Snake Charmer

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A naked boy, accompanied by an elderly musician playing the flute, “charms” a snake. Although Gérôme could have witnessed such a performance during his travels in Egypt, this detailed—almost photographic—image is an invention. A room in Istanbul’s Topkapı Palace inspired the tiled wall, inscribed with Koranic verses, while the stone floor resembles one in a Cairo mosque. The spectators represent a range of ethnicities, wearing a mishmash of clothing and weapons. Paintings of non-Western subjects, often with exotic or erotic undertones, were popular in nineteenth-century Europe and ensured Gérôme’s success.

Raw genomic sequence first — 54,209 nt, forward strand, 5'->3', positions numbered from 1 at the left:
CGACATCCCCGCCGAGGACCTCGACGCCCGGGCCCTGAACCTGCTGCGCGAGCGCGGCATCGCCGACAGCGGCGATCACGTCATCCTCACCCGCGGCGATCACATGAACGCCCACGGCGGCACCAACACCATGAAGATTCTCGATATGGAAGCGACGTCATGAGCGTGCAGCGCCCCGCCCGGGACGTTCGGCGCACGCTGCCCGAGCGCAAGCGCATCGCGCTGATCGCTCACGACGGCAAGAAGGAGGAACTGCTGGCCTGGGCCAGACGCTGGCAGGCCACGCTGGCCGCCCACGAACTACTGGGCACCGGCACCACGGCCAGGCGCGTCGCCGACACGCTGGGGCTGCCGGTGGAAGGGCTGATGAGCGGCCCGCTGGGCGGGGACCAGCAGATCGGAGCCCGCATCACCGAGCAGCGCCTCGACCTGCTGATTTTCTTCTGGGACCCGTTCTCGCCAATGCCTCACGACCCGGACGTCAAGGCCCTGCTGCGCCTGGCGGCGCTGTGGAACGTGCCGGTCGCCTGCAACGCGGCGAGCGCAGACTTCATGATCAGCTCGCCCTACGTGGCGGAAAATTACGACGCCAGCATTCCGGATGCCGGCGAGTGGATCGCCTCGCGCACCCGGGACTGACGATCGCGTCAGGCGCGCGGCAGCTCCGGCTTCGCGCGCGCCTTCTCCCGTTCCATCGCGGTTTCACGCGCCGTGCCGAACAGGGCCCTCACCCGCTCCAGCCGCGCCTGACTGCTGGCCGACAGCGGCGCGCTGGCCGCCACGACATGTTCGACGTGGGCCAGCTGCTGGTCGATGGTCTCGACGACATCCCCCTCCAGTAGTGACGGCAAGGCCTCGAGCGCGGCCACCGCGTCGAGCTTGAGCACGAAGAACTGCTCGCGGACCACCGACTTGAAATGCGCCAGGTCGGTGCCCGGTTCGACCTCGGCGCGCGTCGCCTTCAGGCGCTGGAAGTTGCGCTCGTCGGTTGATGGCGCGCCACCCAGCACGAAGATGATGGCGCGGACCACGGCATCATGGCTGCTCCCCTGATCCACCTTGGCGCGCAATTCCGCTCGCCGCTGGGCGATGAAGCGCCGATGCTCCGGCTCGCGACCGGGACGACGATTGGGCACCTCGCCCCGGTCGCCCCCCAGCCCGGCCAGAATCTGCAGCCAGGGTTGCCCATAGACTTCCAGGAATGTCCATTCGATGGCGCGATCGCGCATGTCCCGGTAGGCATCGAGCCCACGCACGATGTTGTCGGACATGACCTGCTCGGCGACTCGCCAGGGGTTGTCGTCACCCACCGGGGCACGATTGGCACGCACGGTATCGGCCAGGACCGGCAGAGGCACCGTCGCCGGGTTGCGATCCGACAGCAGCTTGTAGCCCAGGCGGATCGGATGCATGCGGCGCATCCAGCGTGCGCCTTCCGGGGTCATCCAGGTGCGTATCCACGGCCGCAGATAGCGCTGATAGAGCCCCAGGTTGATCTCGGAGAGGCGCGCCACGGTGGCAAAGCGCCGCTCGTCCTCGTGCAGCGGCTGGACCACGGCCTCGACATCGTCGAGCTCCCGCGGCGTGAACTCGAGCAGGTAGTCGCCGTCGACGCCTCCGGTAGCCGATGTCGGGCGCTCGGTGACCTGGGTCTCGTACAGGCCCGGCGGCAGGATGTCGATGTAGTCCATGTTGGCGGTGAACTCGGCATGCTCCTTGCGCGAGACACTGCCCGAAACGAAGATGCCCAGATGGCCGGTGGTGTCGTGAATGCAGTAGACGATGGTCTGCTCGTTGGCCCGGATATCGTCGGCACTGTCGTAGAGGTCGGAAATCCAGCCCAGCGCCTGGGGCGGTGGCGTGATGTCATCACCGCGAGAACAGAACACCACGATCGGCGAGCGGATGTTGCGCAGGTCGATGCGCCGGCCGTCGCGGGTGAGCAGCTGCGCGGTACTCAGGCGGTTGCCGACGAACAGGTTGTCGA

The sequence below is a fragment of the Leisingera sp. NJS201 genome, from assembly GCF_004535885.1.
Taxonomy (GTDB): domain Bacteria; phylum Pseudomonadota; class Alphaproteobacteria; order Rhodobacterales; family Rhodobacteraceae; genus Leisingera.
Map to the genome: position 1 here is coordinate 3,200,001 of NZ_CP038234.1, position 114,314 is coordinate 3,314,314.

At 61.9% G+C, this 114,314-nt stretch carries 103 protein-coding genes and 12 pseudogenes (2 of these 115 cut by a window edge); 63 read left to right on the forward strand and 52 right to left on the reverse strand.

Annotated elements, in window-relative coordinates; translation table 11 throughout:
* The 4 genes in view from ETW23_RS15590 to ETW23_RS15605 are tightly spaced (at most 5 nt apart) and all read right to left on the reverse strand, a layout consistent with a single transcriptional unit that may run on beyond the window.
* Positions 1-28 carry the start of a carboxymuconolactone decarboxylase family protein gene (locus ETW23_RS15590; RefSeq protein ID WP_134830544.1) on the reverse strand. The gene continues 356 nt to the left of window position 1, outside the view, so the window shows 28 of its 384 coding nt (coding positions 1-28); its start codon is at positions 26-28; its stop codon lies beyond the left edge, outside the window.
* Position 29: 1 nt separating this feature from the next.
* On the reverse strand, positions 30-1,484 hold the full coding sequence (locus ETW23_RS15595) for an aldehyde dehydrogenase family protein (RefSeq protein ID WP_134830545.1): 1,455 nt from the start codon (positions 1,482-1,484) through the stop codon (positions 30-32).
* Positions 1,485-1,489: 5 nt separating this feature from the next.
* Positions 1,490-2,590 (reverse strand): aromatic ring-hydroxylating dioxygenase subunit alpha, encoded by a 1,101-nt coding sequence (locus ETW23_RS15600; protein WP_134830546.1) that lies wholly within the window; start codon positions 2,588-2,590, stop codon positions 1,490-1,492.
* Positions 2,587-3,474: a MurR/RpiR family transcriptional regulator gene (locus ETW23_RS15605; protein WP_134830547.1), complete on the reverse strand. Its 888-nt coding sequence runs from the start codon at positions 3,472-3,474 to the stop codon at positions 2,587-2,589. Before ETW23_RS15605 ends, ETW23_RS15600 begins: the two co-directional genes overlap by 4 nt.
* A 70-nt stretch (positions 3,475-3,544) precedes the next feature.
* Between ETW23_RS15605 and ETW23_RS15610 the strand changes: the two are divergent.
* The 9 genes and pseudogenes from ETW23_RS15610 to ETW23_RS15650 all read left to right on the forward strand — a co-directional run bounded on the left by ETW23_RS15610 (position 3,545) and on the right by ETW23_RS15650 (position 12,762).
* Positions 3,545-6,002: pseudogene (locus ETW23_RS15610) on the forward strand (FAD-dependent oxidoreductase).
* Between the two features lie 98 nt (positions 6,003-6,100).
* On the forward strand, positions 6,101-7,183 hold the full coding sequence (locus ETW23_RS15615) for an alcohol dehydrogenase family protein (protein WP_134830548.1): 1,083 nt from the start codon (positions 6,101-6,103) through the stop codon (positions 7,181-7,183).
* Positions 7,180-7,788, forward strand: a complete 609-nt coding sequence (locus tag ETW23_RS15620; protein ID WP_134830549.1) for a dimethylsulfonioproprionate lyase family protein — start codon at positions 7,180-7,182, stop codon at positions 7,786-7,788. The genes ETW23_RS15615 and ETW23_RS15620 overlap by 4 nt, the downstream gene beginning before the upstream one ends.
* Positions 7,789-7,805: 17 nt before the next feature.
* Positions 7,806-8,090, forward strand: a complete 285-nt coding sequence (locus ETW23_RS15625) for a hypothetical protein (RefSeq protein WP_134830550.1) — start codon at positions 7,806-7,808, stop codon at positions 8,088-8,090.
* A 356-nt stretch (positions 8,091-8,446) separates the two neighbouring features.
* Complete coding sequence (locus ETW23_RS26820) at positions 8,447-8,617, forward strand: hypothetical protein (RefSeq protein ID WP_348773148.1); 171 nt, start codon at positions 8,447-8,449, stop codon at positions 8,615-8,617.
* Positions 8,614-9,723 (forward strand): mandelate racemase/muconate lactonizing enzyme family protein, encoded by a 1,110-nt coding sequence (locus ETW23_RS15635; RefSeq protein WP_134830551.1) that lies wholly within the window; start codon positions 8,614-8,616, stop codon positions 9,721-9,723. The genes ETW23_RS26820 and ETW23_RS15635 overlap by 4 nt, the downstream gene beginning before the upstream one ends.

Jean-Léon Gérôme

French, 1824–1904

Snake Charmer

c. 1879

Oil on canvas

32 3/8 x 47 5/8 in. (82.2 x 121 cm) Frame: 41 × 56 × 4 1/4 in. (104.1 × 142.2 × 10.8 cm)


Acquired by Sterling and Francine Clark, 1942

1955.51


ON LOAN